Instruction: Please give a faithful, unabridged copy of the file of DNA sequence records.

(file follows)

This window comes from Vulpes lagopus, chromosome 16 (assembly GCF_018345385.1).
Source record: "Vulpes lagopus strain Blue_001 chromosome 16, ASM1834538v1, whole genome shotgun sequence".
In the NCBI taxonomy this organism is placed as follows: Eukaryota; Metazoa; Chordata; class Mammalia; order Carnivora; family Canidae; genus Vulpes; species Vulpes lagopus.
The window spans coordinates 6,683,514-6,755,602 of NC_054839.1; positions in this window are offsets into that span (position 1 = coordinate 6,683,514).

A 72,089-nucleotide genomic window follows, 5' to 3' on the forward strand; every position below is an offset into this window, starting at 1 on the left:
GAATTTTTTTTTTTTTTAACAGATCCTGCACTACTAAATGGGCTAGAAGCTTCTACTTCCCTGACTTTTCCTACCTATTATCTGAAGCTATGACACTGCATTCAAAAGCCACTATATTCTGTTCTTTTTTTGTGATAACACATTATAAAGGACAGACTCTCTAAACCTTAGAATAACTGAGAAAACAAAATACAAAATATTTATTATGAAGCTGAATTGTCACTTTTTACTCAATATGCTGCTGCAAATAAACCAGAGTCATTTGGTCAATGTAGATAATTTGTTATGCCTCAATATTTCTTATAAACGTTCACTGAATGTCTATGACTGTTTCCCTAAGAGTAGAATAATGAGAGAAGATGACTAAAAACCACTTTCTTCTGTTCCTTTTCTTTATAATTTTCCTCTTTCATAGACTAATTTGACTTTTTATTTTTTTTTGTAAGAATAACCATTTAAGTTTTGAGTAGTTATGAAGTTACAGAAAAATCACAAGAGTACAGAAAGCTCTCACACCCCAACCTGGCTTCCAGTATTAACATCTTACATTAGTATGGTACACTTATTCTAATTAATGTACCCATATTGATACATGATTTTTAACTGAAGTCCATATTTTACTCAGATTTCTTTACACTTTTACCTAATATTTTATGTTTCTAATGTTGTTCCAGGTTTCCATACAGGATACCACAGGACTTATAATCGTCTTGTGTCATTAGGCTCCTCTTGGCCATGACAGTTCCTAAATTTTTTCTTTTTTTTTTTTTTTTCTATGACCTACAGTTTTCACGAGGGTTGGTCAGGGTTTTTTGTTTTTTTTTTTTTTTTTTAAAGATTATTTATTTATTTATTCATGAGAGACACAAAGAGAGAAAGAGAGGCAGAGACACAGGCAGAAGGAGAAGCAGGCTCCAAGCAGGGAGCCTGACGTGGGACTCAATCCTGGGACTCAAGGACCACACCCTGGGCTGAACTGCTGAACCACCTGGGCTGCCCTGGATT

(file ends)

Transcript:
This window comes from Vulpes lagopus, chromosome 16 (assembly GCF_018345385.1).
Source record: "Vulpes lagopus strain Blue_001 chromosome 16, ASM1834538v1, whole genome shotgun sequence".
In the NCBI taxonomy this organism is placed as follows: Eukaryota; Metazoa; Chordata; class Mammalia; order Carnivora; family Canidae; genus Vulpes; species Vulpes lagopus.
The window spans coordinates 6,683,514-6,755,602 of NC_054839.1; positions in this window are offsets into that span (position 1 = coordinate 6,683,514).

A 72,089-nucleotide genomic window follows, 5' to 3' on the forward strand; every position below is an offset into this window, starting at 1 on the left:
GAATTTTTTTTTTTTTTAACAGATCCTGCACTACTAAATGGGCTAGAAGCTTCTACTTCCCTGACTTTTCCTACCTATTATCTGAAGCTATGACACTGCATTCAAAAGCCACTATATTCTGTTCTTTTTTTGTGATAACACATTATAAAGGACAGACTCTCTAAACCTTAGAATAACTGAGAAAACAAAATACAAAATATTTATTATGAAGCTGAATTGTCACTTTTTACTCAATATGCTGCTGCAAATAAACCAGAGTCATTTGGTCAATGTAGATAATTTGTTATGCCTCAATATTTCTTATAAACGTTCACTGAATGTCTATGACTGTTTCCCTAAGAGTAGAATAATGAGAGAAGATGACTAAAAACCACTTTCTTCTGTTCCTTTTCTTTATAATTTTCCTCTTTCATAGACTAATTTGACTTTTTATTTTTTTTTGTAAGAATAACCATTTAAGTTTTGAGTAGTTATGAAGTTACAGAAAAATCACAAGAGTACAGAAAGCTCTCACACCCCAACCTGGCTTCCAGTATTAACATCTTACATTAGTATGGTACACTTATTCTAATTAATGTACCCATATTGATACATGATTTTTAACTGAAGTCCATATTTTACTCAGATTTCTTTACACTTTTACCTAATATTTTATGTTTCTAATGTTGTTCCAGGTTTCCATACAGGATACCACAGGACTTATAATCGTCTTGTGTCATTAGGCTCCTCTTGGCCATGACAGTTCCTAAATTTTTTCTTTTTTTTTTTTTTTTCTATGACCTACAGTTTTCACGAGGGTTGGTCAGGGTTTTTTGTTTTTTTTTTTTTTTTTTAAAGATTATTTATTTATTTATTCATGAGAGACACAAAGAGAGAAAGAGAGGCAGAGACACAGGCAGAAGGAGAAGCAGGCTCCAAGCAGGGAGCCTGACGTGGGACTCAATCCTGGGACTCAAGGACCACACCCTGGGCTGAACTGCTGAACCACCTGGGCTGCCCTGGATT